A similar dynamic is likely at play at Dimon’s own bank, even for individual depositors. If a customer has, say, checking, savings, credit card and investment accounts all with the same bank, it creates a certain amount of inertia in the relationship. Just think of what a pain in the neck it is to change all those automated withdrawals that pay the bills. Despite its barely-there interest rates-Chase, like its competitor Bank of America Corp., pays as little as 0.01% on basic savings deposits-the bank was able to defy expectations of a drop in deposits in the first quarter. In fact, deposits grew 2%, helped no doubt by a whiff of panic that some smaller, less systemically important banks could face the type of run that broke Silicon Valley Bank in early March, when depositors got scared about that bank’s bond losses. (It turned out that tech startup executives who constantly talk to one another on group chats were not as sticky as SVB executives had hoped.)
It’s a different situation at a company like Charles Schwab Corp. Although it’s primarily known as a brokerage, ever since Schwab led the race to commission-free trading in 2019, its business model much more closely resembles that of a traditional bank. Cash that isn’t being invested by clients is swept into Schwab’s bank unit. Customers get paid a 0.45% rate on that money, which the company invests in securities or loans yielding more than that. In an era of low interest rates, customers didn’t complain much about getting paid less than half a percentage point. But when rates rise, they may feel less inertia: Schwab clients have a variety of higher-yielding optiors-from money-market funds to Treasury securities-that are just a few clicks away, including on Schwab’s own site. Customer deposits in its bank slid 11% in the first three months of the year.
While the turmoil unleashed by the collapse of Silicon Valley Bank seems to have calmed down lately, the competition for deposits is likely to continue, particularly from online “high-yield” savings accounts. Bankrate.com lists annual percentage yields as high as 5-02%, with almost two dozen other banks sporting yields above 4%. This month, Apple Inc. introduced a 4.15%account with Goldman Sachs Group Inc. that would be available via the Wallet app in its phones-potentially knocking another brick out of the wall of inertia protecting traditional banks and adding pressure to raise rates among institutions paying less generous yields. The gap between the average deposit rate and the federal funds rate (what banks earn just by lending money to one another overnight) is at a modern high of above 2 percentage points, according to researchers at the Federal Reserve Bank of New York. “Hence, banks are facing significant competition for savers from other vehicles that offer rates closer to the fed funds rate, such as money market mutual funds,” the researchers wrote on the Liberty Street Economics blog, adding that they expect deposits to continue to move around as a result.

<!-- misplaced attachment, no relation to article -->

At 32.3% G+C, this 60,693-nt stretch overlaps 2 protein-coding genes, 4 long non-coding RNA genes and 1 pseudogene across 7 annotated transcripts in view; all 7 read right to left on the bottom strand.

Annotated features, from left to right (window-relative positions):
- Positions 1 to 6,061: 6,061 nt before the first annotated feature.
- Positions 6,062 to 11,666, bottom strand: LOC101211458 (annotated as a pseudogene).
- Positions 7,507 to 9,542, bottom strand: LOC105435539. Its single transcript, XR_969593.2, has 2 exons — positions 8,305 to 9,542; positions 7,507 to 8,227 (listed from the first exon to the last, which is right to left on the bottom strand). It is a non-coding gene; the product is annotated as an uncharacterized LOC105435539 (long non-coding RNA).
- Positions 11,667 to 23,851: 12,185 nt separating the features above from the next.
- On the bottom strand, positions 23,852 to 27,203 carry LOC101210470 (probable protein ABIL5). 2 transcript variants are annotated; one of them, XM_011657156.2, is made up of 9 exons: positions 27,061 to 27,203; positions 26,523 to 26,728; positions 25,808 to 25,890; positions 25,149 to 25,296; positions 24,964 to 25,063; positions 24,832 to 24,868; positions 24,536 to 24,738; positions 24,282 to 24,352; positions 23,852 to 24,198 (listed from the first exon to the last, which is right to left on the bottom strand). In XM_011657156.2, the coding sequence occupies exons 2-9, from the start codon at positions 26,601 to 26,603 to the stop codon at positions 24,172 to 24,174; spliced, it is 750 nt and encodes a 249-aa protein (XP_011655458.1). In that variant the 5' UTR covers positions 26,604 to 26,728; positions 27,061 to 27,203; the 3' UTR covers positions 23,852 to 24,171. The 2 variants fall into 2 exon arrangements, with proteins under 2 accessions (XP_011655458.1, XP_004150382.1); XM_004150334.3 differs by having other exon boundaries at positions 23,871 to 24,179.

For many consumers and businesses in the US, it may be time to consider breaking up with your bank-for either a money-market fund or another bank offering a more attractive rate on savings accounts or certificates of deposit. Or you may find it makes sense to work with one bank for your regular bill-paying, checking and cash needs, and the occasional visit with a teller, while pushing the excess into a betterpaying online account that’s a bit less convenient. For those with more than $250,000 in savings-the limit on deposits backstopped by the FDIC-it’s a trickier decision that may require spreading the cash across a few different accounts if you want it all to be insured.
Of course, it’s true that even the FDIC’s finances may become strained in a nightmare scenario where more banks follow the path of Silicon Valley Bank. But despite the current mosh pit nature of US politics, there’s too much to lose on both sides of the aisle if the FDIC fails to meet its obligations. So those insured deposits still seem like a safe bet-at least a lot safer than meme stocks and ape NFTs.
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скачать журнал: Bloomberg Businessweek (April 24, 2023)